Climate change forces a review of how to profitably underwrite business: RPS’ Nadler
The year has seen unprecedented weather events that are making climate change hard to deny, according to Risk Placement Services’ Christa Nadler. The climate conditions are also forcing insurers to review how to profitably underwrite business, the executive told The Insurer TV at the WSIA Annual Marketplace 2023.
“If that means maybe having to charge for some of these secondary perils that they haven't been charging for, or maybe increase the charges for those types of perils, we're definitely seeing that,” said Nadler, who is executive vice president, property brokerage at the wholesaler.
Regardless, she said carriers have to find ways to make a profit on their underwriting, as she pointed to actions such as the use of freeze and water damage deductibles in policies.
“I think the markets are having to take a step back and look at how they're underwriting business and make sure that they can find a way to underwrite business profitably,” said Nadler.
The executive also suggested that flood can no longer be treated as a secondary peril, or a coverage that is added on to a policy rather than automatically included.
“I think there is an increased understanding that flood is a major peril and that it's something that we need to look at,” the executive said.
She also noted that the take-up rate on flood has historically been lower than the industry would like it to be. Key to reversing that, said Nadler, is better education on the issue.
“We need to educate our agents and insureds on the importance of flood and the damage that flood can bring, and the reason that insurers do need to spend their premium dollars on buying flood insurance,” said Nadler.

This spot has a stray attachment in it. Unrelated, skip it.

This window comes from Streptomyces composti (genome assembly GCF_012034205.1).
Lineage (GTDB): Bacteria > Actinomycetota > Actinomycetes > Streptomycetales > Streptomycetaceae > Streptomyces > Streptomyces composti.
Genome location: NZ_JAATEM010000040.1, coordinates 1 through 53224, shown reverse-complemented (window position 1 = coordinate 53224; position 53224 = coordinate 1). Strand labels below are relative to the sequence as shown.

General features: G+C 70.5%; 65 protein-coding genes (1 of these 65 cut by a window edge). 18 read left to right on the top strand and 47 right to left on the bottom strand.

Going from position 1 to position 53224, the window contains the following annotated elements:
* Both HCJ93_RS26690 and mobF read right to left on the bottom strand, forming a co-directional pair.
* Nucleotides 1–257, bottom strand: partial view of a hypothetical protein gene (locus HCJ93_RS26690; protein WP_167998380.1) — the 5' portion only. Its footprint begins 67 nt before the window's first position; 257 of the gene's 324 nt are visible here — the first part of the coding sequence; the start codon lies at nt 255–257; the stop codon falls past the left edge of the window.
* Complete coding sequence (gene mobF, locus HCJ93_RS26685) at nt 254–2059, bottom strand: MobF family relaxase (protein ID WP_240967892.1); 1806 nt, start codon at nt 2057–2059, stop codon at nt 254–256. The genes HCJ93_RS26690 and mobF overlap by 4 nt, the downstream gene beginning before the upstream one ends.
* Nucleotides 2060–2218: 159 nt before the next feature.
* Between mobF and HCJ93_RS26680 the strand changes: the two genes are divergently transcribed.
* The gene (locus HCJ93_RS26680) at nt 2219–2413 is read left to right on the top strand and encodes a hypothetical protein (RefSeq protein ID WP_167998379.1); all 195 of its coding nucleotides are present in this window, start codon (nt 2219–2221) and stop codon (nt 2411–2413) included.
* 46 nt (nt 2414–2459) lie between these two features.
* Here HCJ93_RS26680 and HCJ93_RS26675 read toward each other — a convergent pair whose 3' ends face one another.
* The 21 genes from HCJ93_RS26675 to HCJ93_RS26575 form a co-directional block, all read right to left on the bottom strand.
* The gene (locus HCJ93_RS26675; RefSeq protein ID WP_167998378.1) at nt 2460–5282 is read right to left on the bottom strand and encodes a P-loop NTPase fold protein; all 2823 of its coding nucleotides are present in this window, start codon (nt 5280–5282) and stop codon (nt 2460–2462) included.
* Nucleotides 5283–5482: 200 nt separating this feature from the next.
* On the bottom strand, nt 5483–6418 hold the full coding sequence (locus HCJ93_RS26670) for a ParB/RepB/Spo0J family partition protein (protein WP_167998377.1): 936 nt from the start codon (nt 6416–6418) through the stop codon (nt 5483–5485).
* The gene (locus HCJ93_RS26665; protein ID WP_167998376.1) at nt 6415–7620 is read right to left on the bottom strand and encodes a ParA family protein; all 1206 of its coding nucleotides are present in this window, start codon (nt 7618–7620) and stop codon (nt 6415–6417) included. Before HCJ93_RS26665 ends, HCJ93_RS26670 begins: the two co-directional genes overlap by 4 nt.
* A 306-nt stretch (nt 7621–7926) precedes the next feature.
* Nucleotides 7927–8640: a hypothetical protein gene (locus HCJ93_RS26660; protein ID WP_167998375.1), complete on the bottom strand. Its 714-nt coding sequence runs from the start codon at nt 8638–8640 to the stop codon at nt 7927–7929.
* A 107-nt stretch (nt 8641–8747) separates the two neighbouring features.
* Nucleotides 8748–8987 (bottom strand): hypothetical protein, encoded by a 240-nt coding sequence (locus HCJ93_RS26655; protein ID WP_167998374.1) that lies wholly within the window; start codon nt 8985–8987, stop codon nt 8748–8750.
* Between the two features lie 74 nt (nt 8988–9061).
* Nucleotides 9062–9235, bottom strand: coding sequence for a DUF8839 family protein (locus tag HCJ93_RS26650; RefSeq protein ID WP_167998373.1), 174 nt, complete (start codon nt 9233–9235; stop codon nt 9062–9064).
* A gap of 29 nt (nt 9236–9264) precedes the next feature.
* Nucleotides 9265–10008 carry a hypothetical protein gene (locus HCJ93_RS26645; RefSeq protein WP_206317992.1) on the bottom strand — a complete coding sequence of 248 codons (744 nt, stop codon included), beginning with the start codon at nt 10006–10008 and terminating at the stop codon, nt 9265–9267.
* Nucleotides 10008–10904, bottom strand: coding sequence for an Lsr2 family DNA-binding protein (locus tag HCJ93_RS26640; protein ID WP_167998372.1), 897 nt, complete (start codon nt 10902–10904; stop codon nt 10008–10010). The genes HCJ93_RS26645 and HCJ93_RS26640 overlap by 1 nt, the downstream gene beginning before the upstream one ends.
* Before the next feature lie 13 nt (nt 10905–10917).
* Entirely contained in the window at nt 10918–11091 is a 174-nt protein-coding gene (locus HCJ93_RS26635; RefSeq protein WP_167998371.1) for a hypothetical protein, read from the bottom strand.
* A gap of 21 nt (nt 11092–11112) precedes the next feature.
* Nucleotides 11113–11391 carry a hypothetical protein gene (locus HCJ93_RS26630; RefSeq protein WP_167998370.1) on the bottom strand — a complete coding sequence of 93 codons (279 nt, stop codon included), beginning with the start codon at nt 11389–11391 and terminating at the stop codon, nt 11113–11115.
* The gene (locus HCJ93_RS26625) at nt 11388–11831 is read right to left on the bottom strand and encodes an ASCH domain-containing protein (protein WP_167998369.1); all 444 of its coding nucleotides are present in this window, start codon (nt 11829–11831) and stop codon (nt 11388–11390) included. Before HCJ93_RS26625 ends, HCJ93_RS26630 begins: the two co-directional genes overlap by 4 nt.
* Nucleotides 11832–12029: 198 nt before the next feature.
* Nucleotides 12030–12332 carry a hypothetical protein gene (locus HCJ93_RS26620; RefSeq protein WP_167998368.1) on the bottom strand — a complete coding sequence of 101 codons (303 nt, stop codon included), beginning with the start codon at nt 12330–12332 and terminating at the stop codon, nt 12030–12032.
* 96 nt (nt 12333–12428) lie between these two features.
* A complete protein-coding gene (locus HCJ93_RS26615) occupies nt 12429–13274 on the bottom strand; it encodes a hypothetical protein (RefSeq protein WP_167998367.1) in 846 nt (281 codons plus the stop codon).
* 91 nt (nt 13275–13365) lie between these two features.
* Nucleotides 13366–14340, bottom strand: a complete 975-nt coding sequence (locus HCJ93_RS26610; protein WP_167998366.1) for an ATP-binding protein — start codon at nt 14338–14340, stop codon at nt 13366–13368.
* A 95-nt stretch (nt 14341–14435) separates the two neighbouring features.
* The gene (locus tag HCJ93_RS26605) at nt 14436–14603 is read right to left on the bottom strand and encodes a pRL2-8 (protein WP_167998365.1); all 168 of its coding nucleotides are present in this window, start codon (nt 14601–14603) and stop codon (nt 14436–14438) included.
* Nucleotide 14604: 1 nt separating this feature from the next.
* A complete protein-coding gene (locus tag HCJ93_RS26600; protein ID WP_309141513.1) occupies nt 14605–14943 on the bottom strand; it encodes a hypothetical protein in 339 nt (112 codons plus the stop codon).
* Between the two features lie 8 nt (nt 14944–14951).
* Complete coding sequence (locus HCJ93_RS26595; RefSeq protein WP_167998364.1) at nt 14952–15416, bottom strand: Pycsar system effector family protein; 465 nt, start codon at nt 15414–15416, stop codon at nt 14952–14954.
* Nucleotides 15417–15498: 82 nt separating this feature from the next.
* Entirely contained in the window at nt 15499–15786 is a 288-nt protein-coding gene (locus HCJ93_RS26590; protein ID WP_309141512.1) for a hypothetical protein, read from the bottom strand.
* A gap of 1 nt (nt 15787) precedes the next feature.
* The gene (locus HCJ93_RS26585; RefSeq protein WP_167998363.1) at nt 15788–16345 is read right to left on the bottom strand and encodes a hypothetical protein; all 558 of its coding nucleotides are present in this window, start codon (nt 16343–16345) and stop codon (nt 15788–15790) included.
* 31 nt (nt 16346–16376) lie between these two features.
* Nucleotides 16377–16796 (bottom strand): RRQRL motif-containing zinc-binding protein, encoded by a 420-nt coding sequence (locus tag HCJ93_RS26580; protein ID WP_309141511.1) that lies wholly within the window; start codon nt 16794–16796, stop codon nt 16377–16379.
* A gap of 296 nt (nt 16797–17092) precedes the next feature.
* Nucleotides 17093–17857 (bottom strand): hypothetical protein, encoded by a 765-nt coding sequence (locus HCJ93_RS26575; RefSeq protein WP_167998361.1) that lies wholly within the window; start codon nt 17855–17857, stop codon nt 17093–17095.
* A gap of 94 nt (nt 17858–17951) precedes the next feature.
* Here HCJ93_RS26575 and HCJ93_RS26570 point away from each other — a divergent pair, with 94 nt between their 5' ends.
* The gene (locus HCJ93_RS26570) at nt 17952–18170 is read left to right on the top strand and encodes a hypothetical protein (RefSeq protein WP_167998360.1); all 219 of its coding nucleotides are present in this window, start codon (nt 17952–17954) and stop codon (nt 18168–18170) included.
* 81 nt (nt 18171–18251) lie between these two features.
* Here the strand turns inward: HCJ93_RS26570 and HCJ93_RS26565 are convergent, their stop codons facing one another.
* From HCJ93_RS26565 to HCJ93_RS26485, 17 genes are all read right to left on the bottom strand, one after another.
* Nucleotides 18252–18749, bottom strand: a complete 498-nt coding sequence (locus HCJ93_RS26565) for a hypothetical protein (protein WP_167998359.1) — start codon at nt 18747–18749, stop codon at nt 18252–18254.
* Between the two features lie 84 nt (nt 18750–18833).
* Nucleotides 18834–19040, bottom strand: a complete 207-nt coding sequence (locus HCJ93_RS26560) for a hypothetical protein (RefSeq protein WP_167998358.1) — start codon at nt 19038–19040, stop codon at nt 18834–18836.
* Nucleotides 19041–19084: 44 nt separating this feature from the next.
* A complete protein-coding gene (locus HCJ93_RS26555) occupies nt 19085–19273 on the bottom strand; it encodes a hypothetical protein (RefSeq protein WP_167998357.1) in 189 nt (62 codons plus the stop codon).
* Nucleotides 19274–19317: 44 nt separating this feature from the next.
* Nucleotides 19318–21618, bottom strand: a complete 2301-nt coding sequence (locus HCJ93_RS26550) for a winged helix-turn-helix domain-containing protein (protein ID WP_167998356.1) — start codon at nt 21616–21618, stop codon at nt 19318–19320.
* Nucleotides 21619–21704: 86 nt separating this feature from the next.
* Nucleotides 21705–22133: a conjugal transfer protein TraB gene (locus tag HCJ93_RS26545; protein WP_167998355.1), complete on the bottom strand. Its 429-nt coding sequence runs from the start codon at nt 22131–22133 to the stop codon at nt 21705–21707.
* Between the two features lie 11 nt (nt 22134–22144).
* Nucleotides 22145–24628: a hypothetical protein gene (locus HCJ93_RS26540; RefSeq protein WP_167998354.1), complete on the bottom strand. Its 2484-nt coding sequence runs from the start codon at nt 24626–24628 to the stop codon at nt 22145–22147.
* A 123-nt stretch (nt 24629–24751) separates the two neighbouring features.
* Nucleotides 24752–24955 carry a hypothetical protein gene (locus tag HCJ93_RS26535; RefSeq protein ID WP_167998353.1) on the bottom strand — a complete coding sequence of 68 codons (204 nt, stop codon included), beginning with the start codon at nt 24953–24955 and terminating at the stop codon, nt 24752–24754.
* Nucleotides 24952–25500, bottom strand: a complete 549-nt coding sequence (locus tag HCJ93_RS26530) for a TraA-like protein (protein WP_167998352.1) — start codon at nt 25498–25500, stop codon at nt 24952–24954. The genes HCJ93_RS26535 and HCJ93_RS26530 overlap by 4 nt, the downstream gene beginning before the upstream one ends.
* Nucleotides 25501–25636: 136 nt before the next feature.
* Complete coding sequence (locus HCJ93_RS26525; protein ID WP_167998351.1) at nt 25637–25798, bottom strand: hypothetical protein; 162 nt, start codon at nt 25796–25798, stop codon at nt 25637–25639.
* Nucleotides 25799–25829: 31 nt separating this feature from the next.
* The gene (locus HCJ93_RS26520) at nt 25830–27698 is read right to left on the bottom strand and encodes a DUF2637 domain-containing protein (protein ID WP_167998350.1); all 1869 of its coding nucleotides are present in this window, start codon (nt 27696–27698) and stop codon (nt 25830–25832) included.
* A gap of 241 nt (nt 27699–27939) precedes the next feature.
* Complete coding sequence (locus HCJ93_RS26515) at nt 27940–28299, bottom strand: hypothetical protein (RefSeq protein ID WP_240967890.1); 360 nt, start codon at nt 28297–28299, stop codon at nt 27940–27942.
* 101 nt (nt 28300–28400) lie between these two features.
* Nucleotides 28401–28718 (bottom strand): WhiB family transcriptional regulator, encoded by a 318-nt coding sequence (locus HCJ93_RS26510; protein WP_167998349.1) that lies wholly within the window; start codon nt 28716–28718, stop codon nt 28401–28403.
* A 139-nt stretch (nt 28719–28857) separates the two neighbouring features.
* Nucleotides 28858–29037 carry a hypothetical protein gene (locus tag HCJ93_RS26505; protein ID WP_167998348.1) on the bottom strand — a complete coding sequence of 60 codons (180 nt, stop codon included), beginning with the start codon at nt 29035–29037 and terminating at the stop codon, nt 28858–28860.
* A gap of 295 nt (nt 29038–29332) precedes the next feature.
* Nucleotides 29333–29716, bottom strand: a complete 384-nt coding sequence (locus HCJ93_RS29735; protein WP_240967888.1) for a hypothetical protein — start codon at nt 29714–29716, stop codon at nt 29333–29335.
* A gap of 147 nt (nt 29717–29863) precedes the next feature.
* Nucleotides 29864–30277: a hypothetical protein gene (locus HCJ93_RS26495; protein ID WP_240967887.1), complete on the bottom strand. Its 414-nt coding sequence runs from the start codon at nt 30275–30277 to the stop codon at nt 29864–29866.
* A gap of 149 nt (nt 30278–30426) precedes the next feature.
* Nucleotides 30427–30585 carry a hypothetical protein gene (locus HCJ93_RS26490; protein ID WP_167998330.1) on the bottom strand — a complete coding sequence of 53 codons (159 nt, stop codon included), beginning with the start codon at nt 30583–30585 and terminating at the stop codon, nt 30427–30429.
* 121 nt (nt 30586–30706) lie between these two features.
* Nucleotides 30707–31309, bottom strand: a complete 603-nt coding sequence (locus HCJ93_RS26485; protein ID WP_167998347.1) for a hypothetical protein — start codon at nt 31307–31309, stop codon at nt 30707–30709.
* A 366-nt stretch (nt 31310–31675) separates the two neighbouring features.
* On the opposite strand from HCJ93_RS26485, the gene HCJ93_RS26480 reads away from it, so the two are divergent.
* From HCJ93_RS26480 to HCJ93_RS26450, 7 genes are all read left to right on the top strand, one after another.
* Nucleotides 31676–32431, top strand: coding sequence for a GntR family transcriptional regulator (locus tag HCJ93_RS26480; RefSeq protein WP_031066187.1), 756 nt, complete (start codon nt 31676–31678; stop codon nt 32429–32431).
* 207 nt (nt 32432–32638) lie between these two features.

E&S market solutions
Despite the unprecedented conditions, Nadler said the E&S lines market is agile, and able to find creative solutions for insureds.
“A lot of the standard markets are pushing wind and hail deductibles, right? So sometimes those deductibles might seem to be unaffordable for insureds. And the excess and surplus lines market has a solution for that – a wind deductible buy-down,” she said.
“We've had a lot of success, kind of finding ways to wrap around the standard market to find ways that we can continue to provide the insured with the best possible coverage and the best possible deductibles and in an affordable way.”
While the program has been available for a few years, Nadler said it is growing in popularity.
“I mean, we're definitely seeing a higher take-up rate on those types of policies than maybe we had in the past,” added the executive.
Nadler continues to see valuations as an integral part of the negotiation conversation, one that demands transparency.
“Valuations [are] an issue that's going to continue to be a topic, right? I mean, we're continuing to see that it costs more to replace something today than it did and, you know, six years ago, or five years ago,” said Nadler.
She also noted the impact of a harder reinsurance market on the property insurance sector.
“When the reinsurers push the markets, the markets have to push the insureds, and you know, that does trickle down,” the executive commented.
Watch this 9-minute video to learn:
- How climate change has forced markets to reconsider how they’re underwriting business to ensure profitability
- The role of reinsurance in driving property insurance market conditions
- Why Nadler considers flood a major peril that needs closer review
- How agents can boost the take-up rate on flood, which Nadler said is too low
- Whether wind deductible buy-downs are still experiencing a higher take up rate